Why a Cookbook?
I believe that good health is an essential ingredient in a good life. I believe that the key to one’s best health is a lifestyle based on deliberate habits supported by solid evidence. That includes a diet with a variety of minimally processed foods in reasonable amounts. But that’s not the end of the story. You can tailor that diet to further meet your specific needs, and I’m honored to show you how in The Hormone Healing Cookbook.
My first book to reach a wider audience contained the idea that foods could be timed in a way to reset the body’s stress response. It included meal plans and recipes to provide practical applications. I was excited to share the idea. It seemed to me to be a big idea, a revolutionary one. I’ve always enjoyed healthful cooking, and it seemed like an afterthought to plug in some of my favorite recipes.
My readers’ feedback surprised me. They did find the program to be helpful, and they shared inspiring results. I was elated but also pleasantly surprised to learn that the recipes were a big part of their success.
I started sharing more recipes online, along with publishing two more books. Still, readers asked for a cookbook.
Well, I’ve finally delivered! And while there’s no way to deny that this book is all about the easy, delicious recipes, they are all in service to one idea: that specific foods can reverse a hormone imbalance and your symptoms can illuminate which foods to focus on. Daily cooking is more than a way to feed yourself. It is the center of a healthy and happy life.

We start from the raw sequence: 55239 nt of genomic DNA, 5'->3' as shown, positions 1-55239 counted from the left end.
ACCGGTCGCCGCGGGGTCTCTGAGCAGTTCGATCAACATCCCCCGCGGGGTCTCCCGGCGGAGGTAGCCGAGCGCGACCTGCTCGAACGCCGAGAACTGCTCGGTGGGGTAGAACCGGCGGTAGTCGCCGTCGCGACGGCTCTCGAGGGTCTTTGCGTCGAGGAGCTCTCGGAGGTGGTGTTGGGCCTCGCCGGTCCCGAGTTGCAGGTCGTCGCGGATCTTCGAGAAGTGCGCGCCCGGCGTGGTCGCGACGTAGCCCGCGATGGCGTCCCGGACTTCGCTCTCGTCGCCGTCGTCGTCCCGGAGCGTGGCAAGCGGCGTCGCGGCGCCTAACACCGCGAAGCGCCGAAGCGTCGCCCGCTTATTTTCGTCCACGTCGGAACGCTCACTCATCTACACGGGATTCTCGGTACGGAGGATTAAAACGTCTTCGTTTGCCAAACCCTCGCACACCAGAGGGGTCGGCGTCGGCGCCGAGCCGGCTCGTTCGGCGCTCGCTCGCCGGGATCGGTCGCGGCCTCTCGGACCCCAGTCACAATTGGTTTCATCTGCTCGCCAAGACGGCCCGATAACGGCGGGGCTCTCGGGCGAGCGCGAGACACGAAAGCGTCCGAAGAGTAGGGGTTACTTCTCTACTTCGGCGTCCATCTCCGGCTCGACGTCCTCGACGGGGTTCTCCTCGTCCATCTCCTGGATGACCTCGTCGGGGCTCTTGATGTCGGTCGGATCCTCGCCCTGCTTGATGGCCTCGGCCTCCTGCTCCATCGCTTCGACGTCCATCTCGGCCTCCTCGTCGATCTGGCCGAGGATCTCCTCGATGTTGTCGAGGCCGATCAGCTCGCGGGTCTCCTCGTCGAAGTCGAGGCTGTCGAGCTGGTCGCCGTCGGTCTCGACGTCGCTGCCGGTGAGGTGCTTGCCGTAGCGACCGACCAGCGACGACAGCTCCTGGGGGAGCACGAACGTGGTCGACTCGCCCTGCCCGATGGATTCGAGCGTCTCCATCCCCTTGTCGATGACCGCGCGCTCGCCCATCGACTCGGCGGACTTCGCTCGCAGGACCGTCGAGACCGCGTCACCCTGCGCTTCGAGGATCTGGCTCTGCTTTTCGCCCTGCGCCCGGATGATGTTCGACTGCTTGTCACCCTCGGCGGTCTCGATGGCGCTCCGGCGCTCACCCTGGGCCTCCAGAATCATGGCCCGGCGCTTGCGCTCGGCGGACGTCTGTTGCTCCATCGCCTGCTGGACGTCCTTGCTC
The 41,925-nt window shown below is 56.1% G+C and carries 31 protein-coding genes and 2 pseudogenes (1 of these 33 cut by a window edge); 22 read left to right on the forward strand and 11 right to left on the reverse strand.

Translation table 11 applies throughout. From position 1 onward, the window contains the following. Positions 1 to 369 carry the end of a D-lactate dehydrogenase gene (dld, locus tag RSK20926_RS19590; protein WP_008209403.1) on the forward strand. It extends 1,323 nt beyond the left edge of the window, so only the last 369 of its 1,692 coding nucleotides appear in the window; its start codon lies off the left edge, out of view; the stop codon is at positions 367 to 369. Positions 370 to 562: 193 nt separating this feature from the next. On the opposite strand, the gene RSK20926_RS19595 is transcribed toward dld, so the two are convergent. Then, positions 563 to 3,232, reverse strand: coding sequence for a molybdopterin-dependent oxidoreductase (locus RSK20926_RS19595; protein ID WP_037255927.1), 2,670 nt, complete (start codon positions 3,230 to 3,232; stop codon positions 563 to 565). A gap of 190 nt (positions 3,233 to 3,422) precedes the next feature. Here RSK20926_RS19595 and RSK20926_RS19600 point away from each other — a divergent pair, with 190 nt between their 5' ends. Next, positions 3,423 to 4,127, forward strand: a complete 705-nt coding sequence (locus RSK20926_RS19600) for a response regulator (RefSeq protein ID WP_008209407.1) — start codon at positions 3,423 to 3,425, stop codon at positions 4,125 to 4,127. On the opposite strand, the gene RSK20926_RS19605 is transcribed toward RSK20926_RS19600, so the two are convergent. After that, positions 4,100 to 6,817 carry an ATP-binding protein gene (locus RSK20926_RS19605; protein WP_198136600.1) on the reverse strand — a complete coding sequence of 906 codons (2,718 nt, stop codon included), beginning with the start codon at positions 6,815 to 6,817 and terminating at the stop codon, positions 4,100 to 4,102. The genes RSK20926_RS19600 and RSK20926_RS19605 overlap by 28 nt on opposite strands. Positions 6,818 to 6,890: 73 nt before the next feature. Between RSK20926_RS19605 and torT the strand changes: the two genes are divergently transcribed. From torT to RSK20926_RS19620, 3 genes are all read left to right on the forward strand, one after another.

The better your life is, the fewer preventable issues emerge, and the better you can deal with the unpreventable ones.
From our surveys and from the questions you’ve sent, your top concerns are weight loss, more energy, better mental function, easier menopause, and improved sleep. Some of these have been covered in my other books; others have not. The common thread is that these are all hormonal symptoms.
Let me expand on the word hormone
so we can be sure we’re talking about the same thing.
In the medical world, hormones are chemicals that regulate the body’s systems. The most relevant ones include hormones from the thyroid, the adrenal glands, and the ovaries or testicles. When people outside medical circles talk about hormones, they usually mean estrogen-related symptoms like PMS, menopause, or fertility. When this cookbook talks about hormones, it means all of the above. There is so much research showing that food can help hormone regulation, and I’m excited to share it with you in a practical form.
There are three ways to make use of these recipes. First, this cookbook is organized around top hormonal symptoms. If you’re struggling mainly with one of these symptoms— weight gain, fatigue, brain fog, insomnia, or hot flashes—follow one of the 14-Day Menu Plans to get relief (starting on page 70). Second, you can use these as recipes for the programs in other books. Some need a little modification, which I have provided. Third is to just skip around and have fun. Find a recipe that sounds good, give it a try, and repeat. They are all tasty, easy, and healthy. Why Symptoms?
I organized this cookbook around symptoms because they are what matter most.
All too often the medical world focuses on everything but symptoms, when the whole point is to help you feel better. Doctors often focus on laboratory results over symptoms because symptoms are out of their control. They can’t assign numbers to them, and symptoms can get worse even if doctors prescribe the “right” treatment.
Lab findings are part of the doctors’ sphere of control. Symptoms are not. When patients talk about symptoms, they are the ones in control. When the focus is on labs, the doctor can decide whether the treatment worked or not. Did the lab results get better? Then case closed.